It’s Easter Sunday, a day of intense celebration in the Christian calendar, even if in Greece it’s a week later, replete with fireworks and bonfires. And yet, too, it’s a contradictory moment. Politicians parade promiscuously their supposed beliefs in opportunist attempts to win votes. In the aftermath of the Kenyan tragedy the Archbishop of Canterbury will speak of persecution and martyrdom. Next Sunday in many a Cretan village an effigy of Angela Merkel, this year’s Judas, will be burnt as the congregation files out of church at midnight.
Amidst this chaos and tension I think it’s fitting to draw your attention to this eloquent blog by James Ballantyne, which in linking his youth work to his beliefs brings us down to earth, grounds a sense of what we might hope to be doing in our practice. As an irreconcilable atheist I am moved by this paragraph.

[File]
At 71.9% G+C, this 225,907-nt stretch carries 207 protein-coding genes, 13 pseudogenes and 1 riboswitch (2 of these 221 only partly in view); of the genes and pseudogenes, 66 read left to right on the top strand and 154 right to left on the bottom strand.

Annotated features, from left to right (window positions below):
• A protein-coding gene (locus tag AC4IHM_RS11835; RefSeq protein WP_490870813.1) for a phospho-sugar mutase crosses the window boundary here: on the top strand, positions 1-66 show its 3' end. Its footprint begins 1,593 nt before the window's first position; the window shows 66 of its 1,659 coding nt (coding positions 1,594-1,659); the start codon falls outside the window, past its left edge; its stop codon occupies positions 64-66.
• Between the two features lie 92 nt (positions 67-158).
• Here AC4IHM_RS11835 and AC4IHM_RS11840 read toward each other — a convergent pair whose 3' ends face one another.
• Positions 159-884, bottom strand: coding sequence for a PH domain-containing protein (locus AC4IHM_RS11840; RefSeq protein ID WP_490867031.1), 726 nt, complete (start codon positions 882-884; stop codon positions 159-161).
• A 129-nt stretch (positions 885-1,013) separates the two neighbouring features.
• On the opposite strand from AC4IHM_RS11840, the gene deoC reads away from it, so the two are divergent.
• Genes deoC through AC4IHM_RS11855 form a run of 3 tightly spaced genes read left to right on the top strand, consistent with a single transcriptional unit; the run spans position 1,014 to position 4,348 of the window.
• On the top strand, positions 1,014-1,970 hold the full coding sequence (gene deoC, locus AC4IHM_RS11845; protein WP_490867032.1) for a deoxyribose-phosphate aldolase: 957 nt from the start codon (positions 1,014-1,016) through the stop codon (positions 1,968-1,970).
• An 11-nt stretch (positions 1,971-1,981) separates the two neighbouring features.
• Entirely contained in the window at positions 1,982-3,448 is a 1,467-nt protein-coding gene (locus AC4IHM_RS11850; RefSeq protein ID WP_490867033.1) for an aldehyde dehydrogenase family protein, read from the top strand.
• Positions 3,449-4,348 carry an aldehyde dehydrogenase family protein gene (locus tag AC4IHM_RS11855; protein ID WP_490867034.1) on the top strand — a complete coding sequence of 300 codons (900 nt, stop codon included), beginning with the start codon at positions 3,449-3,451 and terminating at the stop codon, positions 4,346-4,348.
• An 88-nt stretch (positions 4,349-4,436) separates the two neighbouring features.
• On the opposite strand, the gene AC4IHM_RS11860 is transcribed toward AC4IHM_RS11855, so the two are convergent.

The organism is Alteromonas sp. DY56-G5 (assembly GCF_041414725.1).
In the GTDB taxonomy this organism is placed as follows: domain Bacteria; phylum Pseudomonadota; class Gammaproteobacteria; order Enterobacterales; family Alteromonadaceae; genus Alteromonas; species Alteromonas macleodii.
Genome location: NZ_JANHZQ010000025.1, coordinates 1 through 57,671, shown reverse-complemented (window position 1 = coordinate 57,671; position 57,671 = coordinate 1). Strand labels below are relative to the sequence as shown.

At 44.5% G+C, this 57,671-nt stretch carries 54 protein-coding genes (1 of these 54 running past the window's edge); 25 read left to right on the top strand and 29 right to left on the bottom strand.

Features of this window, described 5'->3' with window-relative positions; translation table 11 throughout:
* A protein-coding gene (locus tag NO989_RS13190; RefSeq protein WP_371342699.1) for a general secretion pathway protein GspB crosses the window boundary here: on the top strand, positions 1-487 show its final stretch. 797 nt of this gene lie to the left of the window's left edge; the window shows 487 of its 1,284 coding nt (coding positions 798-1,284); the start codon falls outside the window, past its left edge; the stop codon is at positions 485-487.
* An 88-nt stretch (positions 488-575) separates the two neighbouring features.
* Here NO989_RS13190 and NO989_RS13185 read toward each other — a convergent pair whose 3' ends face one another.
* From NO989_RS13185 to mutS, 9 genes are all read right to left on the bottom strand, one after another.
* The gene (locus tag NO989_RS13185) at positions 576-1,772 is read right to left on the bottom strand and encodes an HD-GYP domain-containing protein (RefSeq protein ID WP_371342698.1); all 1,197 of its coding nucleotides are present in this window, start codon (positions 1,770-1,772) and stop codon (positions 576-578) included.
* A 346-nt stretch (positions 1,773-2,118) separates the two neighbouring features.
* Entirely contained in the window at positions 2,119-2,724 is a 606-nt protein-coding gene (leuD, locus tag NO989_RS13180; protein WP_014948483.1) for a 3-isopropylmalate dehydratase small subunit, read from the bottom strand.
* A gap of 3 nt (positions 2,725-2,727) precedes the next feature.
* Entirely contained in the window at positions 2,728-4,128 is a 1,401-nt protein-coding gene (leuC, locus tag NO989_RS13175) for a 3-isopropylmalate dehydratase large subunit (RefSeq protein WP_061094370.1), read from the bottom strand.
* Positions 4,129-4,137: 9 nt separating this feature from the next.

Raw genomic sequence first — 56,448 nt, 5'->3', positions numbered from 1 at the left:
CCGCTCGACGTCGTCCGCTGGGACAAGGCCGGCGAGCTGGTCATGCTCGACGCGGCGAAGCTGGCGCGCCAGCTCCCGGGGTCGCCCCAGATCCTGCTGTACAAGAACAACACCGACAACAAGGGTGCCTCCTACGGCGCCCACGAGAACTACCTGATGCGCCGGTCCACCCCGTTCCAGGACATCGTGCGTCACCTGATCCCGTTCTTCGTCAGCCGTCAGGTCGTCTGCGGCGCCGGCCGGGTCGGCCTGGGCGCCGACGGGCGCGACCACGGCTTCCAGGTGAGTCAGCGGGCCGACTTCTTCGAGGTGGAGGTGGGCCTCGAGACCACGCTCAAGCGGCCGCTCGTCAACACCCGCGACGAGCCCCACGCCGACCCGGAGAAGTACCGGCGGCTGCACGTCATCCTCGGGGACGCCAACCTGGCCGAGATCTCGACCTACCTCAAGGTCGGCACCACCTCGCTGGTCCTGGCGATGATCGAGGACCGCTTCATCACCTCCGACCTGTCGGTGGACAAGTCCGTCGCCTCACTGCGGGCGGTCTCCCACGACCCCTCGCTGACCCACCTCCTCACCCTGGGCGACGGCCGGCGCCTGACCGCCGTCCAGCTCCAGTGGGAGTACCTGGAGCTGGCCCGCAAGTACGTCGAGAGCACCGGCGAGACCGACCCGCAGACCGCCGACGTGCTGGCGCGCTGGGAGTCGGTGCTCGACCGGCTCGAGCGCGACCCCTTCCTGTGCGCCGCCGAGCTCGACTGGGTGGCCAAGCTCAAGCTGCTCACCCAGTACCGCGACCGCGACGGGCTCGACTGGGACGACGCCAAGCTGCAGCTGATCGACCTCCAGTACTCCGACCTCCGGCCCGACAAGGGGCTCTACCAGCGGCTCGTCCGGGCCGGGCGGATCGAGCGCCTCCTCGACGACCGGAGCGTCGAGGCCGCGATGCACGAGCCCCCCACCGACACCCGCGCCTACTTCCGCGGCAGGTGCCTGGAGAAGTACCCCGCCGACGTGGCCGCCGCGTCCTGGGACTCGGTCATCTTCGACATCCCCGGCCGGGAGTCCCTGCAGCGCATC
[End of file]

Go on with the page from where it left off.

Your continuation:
Speaking of being a youth worker, James ponders,
Often we are hidden and unassuming in our communities, and actually deep down we know this is a space we love to be, hidden in the margins, guiding and leading, having conversations – yet all the while young people are led to new places, places where new things become familiar, because we do do the regular, the week by week, listening to the community and its resources, and most of all being familiar in times when young people need someone who can be trusted. Its a sacred space, a gritty space.
Read in full at
And as I mentioned at our national conference on ‘Faith and Secular Youth Work’ I’ll illustrate my contrariness by listening to Johann Sebastian Bach’s joyous Easter Oratorio, a masterpiece from the wonders of German music and culture. Burning Angela Merkel misses the mark.
Hope springs eternal. Another World is Possible.
Best wishes to all our followers